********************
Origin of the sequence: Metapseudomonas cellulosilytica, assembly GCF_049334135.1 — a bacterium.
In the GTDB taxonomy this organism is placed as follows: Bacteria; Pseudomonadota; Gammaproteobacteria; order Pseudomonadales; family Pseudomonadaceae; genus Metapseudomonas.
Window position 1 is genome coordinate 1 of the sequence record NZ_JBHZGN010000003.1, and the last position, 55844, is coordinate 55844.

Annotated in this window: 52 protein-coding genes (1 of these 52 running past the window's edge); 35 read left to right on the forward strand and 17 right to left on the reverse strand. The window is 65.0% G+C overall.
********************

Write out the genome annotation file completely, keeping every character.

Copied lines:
Origin of the sequence: Metapseudomonas cellulosilytica, assembly GCF_049334135.1 — a bacterium.
In the GTDB taxonomy this organism is placed as follows: Bacteria; Pseudomonadota; Gammaproteobacteria; order Pseudomonadales; family Pseudomonadaceae; genus Metapseudomonas.
Window position 1 is genome coordinate 1 of the sequence record NZ_JBHZGN010000003.1, and the last position, 55844, is coordinate 55844.

Annotated in this window: 52 protein-coding genes (1 of these 52 running past the window's edge); 35 read left to right on the forward strand and 17 right to left on the reverse strand. The window is 65.0% G+C overall.